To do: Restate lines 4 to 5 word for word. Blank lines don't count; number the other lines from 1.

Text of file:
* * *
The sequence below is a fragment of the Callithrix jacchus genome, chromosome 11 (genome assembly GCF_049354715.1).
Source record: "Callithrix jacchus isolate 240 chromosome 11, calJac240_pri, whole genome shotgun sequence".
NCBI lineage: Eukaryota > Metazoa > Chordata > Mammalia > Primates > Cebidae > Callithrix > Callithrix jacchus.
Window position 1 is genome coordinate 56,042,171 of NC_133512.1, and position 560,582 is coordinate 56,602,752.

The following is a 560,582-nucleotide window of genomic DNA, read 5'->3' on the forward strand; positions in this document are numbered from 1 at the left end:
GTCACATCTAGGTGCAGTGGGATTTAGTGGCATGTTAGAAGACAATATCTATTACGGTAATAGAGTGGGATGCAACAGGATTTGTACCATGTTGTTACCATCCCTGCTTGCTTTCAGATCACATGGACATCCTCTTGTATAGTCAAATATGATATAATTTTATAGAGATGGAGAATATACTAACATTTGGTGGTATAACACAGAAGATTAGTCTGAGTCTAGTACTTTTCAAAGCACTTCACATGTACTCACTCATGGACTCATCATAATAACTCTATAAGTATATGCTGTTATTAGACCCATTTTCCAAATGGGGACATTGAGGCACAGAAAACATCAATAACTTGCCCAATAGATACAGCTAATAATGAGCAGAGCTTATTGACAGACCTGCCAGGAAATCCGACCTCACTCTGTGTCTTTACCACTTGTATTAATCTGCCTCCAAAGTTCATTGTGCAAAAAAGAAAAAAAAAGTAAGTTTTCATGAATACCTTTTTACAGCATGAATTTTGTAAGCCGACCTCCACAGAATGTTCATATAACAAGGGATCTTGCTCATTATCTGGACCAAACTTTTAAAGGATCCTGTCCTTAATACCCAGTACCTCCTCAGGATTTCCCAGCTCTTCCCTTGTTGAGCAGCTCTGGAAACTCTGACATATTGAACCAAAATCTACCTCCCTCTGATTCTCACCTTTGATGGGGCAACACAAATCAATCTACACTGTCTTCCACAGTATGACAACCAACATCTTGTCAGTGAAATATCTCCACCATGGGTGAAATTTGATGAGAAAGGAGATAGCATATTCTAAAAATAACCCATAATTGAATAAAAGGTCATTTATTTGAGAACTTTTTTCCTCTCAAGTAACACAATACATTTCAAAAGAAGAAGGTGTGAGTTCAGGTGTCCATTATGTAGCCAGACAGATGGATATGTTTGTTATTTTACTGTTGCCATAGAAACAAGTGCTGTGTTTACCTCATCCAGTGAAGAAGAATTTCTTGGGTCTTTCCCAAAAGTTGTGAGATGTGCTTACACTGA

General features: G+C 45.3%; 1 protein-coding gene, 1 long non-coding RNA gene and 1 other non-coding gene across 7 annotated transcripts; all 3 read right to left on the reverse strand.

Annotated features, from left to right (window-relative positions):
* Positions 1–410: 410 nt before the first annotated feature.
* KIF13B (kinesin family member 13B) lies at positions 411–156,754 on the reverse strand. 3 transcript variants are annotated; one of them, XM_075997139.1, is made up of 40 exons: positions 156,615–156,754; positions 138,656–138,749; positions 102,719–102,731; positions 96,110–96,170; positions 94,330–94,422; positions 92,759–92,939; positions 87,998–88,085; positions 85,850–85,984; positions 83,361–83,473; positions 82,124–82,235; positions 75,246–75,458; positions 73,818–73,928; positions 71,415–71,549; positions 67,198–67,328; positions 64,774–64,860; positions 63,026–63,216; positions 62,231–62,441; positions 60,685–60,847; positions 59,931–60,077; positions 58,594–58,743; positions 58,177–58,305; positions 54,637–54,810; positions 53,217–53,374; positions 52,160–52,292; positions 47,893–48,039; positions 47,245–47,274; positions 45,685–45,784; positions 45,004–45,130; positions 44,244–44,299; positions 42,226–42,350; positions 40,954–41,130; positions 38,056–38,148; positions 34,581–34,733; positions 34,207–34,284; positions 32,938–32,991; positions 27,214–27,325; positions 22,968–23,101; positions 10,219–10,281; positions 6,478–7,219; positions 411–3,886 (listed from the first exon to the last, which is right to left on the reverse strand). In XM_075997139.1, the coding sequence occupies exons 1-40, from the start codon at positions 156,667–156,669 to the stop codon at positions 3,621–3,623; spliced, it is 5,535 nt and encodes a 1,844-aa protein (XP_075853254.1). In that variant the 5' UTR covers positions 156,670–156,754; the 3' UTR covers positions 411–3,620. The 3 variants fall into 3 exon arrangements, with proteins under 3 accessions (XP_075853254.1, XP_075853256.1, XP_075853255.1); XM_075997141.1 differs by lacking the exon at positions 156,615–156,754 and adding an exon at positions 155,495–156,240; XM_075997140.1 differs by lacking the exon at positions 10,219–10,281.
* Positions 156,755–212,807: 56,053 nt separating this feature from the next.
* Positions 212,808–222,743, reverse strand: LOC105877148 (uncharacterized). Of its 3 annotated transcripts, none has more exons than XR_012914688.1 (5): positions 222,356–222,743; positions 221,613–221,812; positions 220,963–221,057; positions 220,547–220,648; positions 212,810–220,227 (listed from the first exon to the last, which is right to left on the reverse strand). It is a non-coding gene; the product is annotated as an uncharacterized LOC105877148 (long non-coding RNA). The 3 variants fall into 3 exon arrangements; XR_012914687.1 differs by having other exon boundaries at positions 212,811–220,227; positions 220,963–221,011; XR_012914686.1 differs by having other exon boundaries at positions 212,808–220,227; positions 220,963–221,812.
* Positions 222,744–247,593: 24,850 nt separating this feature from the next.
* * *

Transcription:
Window position 1 is genome coordinate 56,042,171 of NC_133512.1, and position 560,582 is coordinate 56,602,752.

The following is a 560,582-nucleotide window of genomic DNA, read 5'->3' on the forward strand; positions in this document are numbered from 1 at the left end: